Or you could consider lowering rates then, because revenue will be plenty high enough to cover government spending, and technically the money does sort of, you know, belong to the people who earn it. But that doesn't really enter into it for you, does it?

Scott M said...

You guys should know better than to feed a troll that doesn't even bother to write coherently let alone debate in good faith.

John said...

triangle man:

Are you questioning the general shape of the Laffer Curve? That seems pretty hard to do.

Here is the shape:

Revenues close to zero 0%. Rising to some point. This point may be high or low but it will be non-zero. It then declines back to close to 0 revenues at 100%.

You are right that we may not know how steeply it rises, what the peak is and where it occurs, or how steeply it declines.

We do know the general shape of the curve.

Businesses use the Laffer Curve all the time to determine the best price for their products. Best price = price at which revenues are maximized.

They usually don't call it the Laffer Curve but it is the same thing.

John Henry

Scott M said...

Businesses use the Laffer Curve all the time to determine the best price for their products. Best price = price at which revenues are maximized.

The TV-ad ubiquitous $19.99 crap always seemed the best example of this. There's a psychological barrier at $20 for some reason and, through trail and error, one would think, $19.99 is the point on the curve at which they will receive the most revenue.

Canuck said...

"Are you questioning the general shape of the Laffer Curve? That seems pretty hard to do."

Isn't the USA basically in a liquidity trap?

Original Mike said...

"You guys should know better than to feed a troll that doesn't even bother to write coherently let alone debate in good faith."

I have no intention of getting into a debate with garage. I debated with him in good faith for a long time. That good faith was not returned. I'm through.

Oh. You meant J.

J said...

Problem with that is, Pasta, like history itself--had you looked at some real econ. data, instead of creating a little BS model, you'd see the tax revenues (ie receipts) are always significantly higher on the average with higher tax rates (as with Clinton vs Reagan/Bush). There may be a few short periods where it appears that revenues are increasing with lower rates (ie the so-called trickle down), but's it's short term--a mini boomtown--, and negligible, or in Teatard speak, doens't mean shit, statistically speaking. Besides the trickle-down quasi-Boomtown's generally only good for the very wealthy--ie executives speculators and other gamblers.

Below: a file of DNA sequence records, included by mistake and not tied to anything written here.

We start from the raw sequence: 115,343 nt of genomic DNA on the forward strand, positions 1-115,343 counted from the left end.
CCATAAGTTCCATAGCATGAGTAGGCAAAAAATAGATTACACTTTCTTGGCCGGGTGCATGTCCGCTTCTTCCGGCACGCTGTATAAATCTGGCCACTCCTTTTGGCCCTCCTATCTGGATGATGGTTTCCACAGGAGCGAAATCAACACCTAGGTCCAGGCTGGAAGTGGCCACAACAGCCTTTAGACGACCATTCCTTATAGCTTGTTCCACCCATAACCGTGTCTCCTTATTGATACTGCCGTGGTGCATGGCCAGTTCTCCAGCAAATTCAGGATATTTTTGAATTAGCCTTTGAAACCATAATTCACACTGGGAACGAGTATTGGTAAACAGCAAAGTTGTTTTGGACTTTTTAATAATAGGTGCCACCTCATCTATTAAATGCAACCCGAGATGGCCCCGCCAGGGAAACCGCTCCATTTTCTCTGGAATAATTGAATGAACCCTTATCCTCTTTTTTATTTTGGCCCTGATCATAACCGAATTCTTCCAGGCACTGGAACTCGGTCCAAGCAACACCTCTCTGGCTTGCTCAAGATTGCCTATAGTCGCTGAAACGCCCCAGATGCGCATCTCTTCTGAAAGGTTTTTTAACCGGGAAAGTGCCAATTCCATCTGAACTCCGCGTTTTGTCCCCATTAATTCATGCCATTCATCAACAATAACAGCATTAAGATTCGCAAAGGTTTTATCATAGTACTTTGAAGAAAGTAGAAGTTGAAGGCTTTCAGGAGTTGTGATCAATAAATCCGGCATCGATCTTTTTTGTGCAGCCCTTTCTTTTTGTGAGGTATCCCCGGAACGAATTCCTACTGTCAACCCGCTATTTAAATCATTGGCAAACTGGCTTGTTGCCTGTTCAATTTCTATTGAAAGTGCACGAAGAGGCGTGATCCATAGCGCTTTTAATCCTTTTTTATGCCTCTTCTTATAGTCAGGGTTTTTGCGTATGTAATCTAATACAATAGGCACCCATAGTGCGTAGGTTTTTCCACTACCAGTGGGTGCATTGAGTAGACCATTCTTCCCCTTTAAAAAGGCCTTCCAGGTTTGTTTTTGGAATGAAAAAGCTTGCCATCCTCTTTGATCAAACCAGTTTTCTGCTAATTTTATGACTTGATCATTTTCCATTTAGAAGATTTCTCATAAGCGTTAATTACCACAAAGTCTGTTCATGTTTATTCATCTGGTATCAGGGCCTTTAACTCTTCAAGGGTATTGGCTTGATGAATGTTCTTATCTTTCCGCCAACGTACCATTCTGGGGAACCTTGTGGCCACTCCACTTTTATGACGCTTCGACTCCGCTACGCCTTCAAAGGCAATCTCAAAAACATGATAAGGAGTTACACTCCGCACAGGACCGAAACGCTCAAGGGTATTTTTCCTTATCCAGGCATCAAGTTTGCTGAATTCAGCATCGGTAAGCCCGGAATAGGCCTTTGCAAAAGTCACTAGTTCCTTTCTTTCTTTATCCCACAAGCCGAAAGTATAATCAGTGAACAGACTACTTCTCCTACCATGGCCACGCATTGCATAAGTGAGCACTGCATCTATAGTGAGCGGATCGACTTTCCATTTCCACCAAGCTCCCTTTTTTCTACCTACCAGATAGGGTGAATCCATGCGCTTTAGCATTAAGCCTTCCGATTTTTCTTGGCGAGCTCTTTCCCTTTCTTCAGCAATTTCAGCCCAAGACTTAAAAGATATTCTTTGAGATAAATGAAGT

Jay said...

garage mahal said...

[Aside from the fact that what you asserted is ridiculously not true.]


I can't wait to see you offer facts to support your assertion.

David said...

Main point here: It's hard to figure out just what the fuck Obama is saying.

geokstr said...

garage mahal said...

More progressive? 50% don't pay income taxes now.

[Aside from the fact that what you asserted is ridiculously not true.]


Garage, as usual either you can't actually read or leftling blinders prevents you from understanding what you can read.

He didn't say that half the country pays no taxes at all, he specifically said they pay no income taxes, which is at worst only a small overstatement. There is so much documentation out there, even IRS statistics, that proves this to be true that you can't possibly not know this.

Or is this just typical leftling hyperventilating hyperbole because he didn't say 47.2367% or whatever the actual percent it? It's getting damn near 50%,

Pastafarian said...

I don't think you'd call this debate, so much as instruction. We're reaching out to him. We're like Edward James Olmos in Stand and Deliver, if his class had bombarded him with anti-Mormon slurs and misspelled Italian slang.

Jay said...

since the wingnuts' Laffer Curve crapola has been refuted

"Refuted" how?

When?

By whom?

You sound like a spam bot

themightypuck said...

I'm not sure what Prof. Althouse and Meade are getting at. Did Obama pull the same shenanigans on someone? Is this about how people play fast and loose with logic to get a nice gotcha quote like they did with Mitt and corporations are people?

Scott M said...

It's hard to figure out just what the fuck Obama is saying.

Naw. People thought the same thing in '08, but turns out he meant exactly what he said, more's the pity.

John said...

Scott m said:

The TV-ad ubiquitous $19.99 crap always seemed the best example of this. There's a psychological barrier at $20 for some reason and, through trail and error, one would think, $19.99 is the point on the curve at which they will receive the most revenue."

Good example, Scott.

Now watch closely J, I will try to keep the math simple.

Let us say that at $19.95 they can sell 100 widgets. Total revenue = $1,995.

Let us say that at $20 one person will say "never mind" and they sell 99 widgets.

Total revenue = $1,980.

So are they better off raising the price to $20 or not?

Tax revenues and tax rates follow the same principle.

John Henry

Bender said...

OK, let's play the game.

About the refusal of that ten-to-one cuts-to-tax proposal --

Is there ANYONE on this planet who truly believes that Barack Obama would agree to immediately cutting $1 trillion from this year's spending in exchange for raising $100 billion in taxes over the next ten years??

Anyone who thinks that Obama would go along with that deal?

Bender said...